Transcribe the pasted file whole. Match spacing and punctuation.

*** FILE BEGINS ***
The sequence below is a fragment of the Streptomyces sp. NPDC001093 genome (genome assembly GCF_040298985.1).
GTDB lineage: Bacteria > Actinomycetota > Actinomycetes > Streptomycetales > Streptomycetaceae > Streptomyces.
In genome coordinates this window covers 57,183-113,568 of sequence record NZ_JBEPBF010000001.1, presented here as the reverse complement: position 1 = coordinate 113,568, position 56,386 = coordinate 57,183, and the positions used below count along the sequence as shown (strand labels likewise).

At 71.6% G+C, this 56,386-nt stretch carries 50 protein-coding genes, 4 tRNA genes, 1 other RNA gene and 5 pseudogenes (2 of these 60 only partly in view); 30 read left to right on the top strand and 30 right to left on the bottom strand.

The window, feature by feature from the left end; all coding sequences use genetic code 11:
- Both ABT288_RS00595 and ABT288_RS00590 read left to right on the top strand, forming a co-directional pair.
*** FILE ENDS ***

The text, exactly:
The sequence below is a fragment of the Streptomyces sp. NPDC001093 genome (genome assembly GCF_040298985.1).
GTDB lineage: Bacteria > Actinomycetota > Actinomycetes > Streptomycetales > Streptomycetaceae > Streptomyces.
In genome coordinates this window covers 57,183-113,568 of sequence record NZ_JBEPBF010000001.1, presented here as the reverse complement: position 1 = coordinate 113,568, position 56,386 = coordinate 57,183, and the positions used below count along the sequence as shown (strand labels likewise).

At 71.6% G+C, this 56,386-nt stretch carries 50 protein-coding genes, 4 tRNA genes, 1 other RNA gene and 5 pseudogenes (2 of these 60 only partly in view); 30 read left to right on the top strand and 30 right to left on the bottom strand.

The window, feature by feature from the left end; all coding sequences use genetic code 11:
- Both ABT288_RS00595 and ABT288_RS00590 read left to right on the top strand, forming a co-directional pair.